Like the historical Battle of Marston Moor my game resulted a Royalist defeat. Although my game ended pretty much as history did, I also see great replay potential in each game. Just because the battle goes one way does not mean it will always go the same, if for no other reason than the Dice Gods will play havoc with the rolls in the next game.

Support

Hollandspiele has two expansions for Table Battles for sale, Table Battles Expansion No. 1: War of the Roses and Table Battles Expansion No. 2: Age of Alexander. If you have the inclination, the base game and expansions are also available as print-n-play through WargameVault.com. Tom is also very active on the BoardGameGeek forums for Table Battles and questions are usually answered very quickly.

Bottom Line

Although designer Tom Russell likes to call Table Battles a light-thinky-filler-dice game he actually has designed a very simple, yet elegant, small waro/weuro that challenges players to focus on the fundamentals of combat. Although some might call the dice mechanic too swingy, it actually fairly represents the fog of war and reflects the different efforts it takes to get units into battle. Yes, Table Battles uses dice. Yes, Table Battles plays in as short “filler” amount of time. But Table Battles is very “thinky” and a legitimately challenging wargame for grognards old and new.

Giving Thanks for #Wargame Sales

If you missed the great GMT Games 50% sale earlier this year there are many other chances to get in on great wargame sales. Here are a few that I am aware of. For the record, not a single company has compensated me in any manner for these mentions; indeed, I am actually “compensating” many of them by making a purchase!

Academy Games

Compass Games Holiday Sale

  • It’s time to celebrate the holidays with special savings from Compass Games! We invite you to download our 2018 Holiday Catalog with special savings galore. Our holiday price brings you 30% off the retail price. Use the catalog order form or go online and use coupon code: HOLIDAY18. Note that special prices and preorder prices are already discounted so no holiday code is necessary at check-out. See catalog for more details. The holiday and special prices are valid through 1/15/2019.

Conflict Simulations LLC

  • CSL is having 15% off sale, just use the discount code: THANKSGIVING at the checkout.

Flying Pig Games

  • From RIGHT NOW, through Black Friday, Small Business Saturday, Cyber Monday, and Flying Pig Tuesday (Nov 27th), all in-stock, boxed games in the Flying Pig inventory are 50% off. That includes, Armageddon War, Burning Lands, Old School Tactical Vol I, Old School Tactical Vol II, Old School Tactical Airborne, Night of Man, and ’65 Squad-level Battles in Jungles of Vietnam. Click here to visit our website and Happy Shopping!

Hollandspiele

  • No sale yet, but I saw Tom Russell post in a BGG forum that his sale starts 01 Dec.

OSS (One Small Step)

  • From all of us at One Small Step, please accept our wishes for a safe and joyful Thanksgiving holiday! To help celebrate, we are now running our annual Black Friday sale. 25% off published games and magazines. Simply enter the following code at checkout: BLACKFRISale runs now through Monday the 26th. Does not include pre-order items, subscriptions, or games already on sale.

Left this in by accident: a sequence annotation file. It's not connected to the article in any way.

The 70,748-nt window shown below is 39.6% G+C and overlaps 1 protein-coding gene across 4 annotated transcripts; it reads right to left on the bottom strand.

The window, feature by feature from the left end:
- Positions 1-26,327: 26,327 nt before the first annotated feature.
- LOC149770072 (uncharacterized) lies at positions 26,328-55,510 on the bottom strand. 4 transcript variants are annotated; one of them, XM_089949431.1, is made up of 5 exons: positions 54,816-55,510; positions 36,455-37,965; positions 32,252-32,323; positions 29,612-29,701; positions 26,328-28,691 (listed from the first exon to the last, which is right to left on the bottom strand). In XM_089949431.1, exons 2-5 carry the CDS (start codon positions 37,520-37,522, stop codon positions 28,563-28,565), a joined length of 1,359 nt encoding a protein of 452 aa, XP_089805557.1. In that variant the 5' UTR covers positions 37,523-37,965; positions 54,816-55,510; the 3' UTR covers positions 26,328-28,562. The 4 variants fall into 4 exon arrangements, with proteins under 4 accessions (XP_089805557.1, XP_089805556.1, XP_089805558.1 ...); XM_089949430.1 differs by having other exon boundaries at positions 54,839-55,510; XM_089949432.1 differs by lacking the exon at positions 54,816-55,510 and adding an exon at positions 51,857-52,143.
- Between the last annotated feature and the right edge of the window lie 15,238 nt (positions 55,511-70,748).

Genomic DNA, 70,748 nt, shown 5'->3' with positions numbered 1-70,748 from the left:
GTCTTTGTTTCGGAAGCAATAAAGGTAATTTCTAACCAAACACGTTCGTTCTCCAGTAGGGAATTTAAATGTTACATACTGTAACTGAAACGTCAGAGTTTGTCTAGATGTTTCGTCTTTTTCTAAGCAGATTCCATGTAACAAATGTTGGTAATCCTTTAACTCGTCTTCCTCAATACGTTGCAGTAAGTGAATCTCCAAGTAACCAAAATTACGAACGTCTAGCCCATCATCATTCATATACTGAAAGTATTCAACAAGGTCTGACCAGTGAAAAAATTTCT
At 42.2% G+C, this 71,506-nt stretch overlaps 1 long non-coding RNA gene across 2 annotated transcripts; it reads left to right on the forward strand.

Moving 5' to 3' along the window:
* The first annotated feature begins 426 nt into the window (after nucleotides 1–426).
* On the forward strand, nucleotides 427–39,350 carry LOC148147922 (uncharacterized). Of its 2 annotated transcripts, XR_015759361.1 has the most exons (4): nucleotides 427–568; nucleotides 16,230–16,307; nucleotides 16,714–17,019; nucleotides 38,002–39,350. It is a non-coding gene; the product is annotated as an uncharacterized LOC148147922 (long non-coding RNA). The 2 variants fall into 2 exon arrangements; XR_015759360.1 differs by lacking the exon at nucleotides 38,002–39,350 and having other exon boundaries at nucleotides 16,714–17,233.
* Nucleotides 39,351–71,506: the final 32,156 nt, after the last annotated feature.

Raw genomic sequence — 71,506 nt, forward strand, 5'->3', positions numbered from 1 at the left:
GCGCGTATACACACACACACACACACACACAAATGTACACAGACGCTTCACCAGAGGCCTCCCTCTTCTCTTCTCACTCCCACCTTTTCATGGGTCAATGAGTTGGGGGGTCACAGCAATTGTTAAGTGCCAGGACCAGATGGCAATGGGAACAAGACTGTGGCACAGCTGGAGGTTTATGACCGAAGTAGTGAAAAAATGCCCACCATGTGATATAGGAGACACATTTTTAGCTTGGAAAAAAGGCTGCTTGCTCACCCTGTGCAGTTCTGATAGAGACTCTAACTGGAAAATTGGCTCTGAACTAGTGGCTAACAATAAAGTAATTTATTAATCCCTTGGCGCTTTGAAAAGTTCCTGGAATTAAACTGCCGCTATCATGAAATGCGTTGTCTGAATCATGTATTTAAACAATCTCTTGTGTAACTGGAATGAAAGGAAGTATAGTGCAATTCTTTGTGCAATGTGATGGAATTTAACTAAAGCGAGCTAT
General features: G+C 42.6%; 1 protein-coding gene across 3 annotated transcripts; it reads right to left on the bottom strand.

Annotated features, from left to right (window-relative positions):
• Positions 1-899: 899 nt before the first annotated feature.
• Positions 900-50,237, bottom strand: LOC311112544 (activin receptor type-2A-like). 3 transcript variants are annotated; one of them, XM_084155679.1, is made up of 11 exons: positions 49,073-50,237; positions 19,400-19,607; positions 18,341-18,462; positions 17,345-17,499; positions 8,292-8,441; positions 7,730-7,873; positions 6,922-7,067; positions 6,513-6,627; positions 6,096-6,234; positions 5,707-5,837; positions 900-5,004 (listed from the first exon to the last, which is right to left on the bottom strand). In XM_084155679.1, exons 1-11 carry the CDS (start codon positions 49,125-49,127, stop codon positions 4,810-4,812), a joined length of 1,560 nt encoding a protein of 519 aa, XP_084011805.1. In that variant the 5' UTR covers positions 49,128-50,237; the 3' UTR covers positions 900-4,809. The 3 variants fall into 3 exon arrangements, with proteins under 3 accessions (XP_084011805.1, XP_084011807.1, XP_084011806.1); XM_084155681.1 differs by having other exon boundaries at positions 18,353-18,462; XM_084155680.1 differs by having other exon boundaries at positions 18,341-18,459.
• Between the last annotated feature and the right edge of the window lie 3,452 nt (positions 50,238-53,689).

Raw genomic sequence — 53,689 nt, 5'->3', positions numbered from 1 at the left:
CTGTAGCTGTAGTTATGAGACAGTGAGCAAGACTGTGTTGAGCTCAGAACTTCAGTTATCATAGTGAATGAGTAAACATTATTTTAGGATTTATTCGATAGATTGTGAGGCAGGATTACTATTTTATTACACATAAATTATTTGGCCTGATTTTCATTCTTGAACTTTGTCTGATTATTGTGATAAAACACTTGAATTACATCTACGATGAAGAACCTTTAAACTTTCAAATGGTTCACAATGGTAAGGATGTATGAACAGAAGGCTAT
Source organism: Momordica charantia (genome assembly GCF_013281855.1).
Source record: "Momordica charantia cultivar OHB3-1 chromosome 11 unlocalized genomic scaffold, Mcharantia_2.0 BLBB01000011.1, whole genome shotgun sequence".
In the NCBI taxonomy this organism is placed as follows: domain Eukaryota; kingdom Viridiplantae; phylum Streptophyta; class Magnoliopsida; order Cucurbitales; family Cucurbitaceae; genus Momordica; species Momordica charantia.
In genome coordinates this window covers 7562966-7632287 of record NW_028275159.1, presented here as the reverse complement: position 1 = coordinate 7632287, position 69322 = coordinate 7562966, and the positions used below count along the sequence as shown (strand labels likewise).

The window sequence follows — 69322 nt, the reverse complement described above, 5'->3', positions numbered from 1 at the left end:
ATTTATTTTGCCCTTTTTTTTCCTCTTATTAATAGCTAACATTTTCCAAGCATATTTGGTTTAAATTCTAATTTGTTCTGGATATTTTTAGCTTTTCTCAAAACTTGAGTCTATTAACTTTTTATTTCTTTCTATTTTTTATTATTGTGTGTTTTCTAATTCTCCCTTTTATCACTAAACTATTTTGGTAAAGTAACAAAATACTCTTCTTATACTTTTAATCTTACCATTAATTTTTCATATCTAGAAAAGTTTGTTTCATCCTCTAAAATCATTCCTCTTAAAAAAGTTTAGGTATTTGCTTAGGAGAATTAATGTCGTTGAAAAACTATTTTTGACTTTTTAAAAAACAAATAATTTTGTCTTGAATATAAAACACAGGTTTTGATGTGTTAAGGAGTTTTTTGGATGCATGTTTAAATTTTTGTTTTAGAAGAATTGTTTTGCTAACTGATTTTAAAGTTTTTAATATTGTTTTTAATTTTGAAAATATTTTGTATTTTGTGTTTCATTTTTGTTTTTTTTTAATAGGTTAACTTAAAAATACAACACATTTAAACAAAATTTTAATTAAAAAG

Revolution Games

  • November Sale – Save up to 40% on select titles.

Tiny Battle Publishing

  • From RIGHT NOW, through Black Friday, Small Business Saturday, Cyber Monday, and Tiny Battle Tuesday (Nov 27th), all in-stock, games in the Tiny Battle Publishing inventory are 25% off. Click here.

Don’t forget your FLGS either. Some of them are having sales too!

For all my wargaming friends out there, have yourself a blessed Thanksgiving and a happy Christmas season. May all your favorite wargames find their way into the trench beneath your tree and breakout in the New Year.

Featured image courtesy worldoftanks.com

A Grognard’s View of Root (@LederGames, 2018)

AS I SIT to write this post, the #1 Games Hotness on boardgamegeek is Root: A Game of Woodland Might and Right (Leder Games, 2018). This Cole Wehrle (@colewehrle on Twitter) design is described by some as a combination of Twilight Struggle (GMT Games, 2005+) and COIN (the COIN-series from GMT Games). As an old wargaming Grognard (playing for 39 years now) this game seems to be right in my wheelhouse. Given it’s pedigree, I am frankly surprised that Root is so popular amongst non-wargamer’s. With Root, Cole Wehrle has done the boardgame hobby a great favor – he has created a “wargame” with broad appeal to general tabletop gaming audience.

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Courtesy BGG.com

Root represents the cutting edge of the “waros” movement. Waros are, according to BGG, “…games which can be described as a fusion of a Wargame and a Eurogame. Waro games thus include aspects of both types of games….” I fully believe that the reputation of Cole Wehrle and the buzz behind Root created expectations of the game.

One manifestation of this popularity can be seen by the forum activity on BGG. As I write this post, there are 605 threads on BGG for Root. Amazingly, 318 of these are in the last 30 days! Of the 605 total threads, 272 are tagged as Rules with around 150 of those in the last 30 days again. I have no scientific basis, but it generally appears to me that, compared to other games, that this is an extraordinary number of threads. Now, understand that I really like Root. I subscribe to the Root feed on BGG. For the last month I have been getting all these threads dumped to my BGG profile. This led to the following Twitter exchange with Tom and Mary Russell of Hollandspiele Games: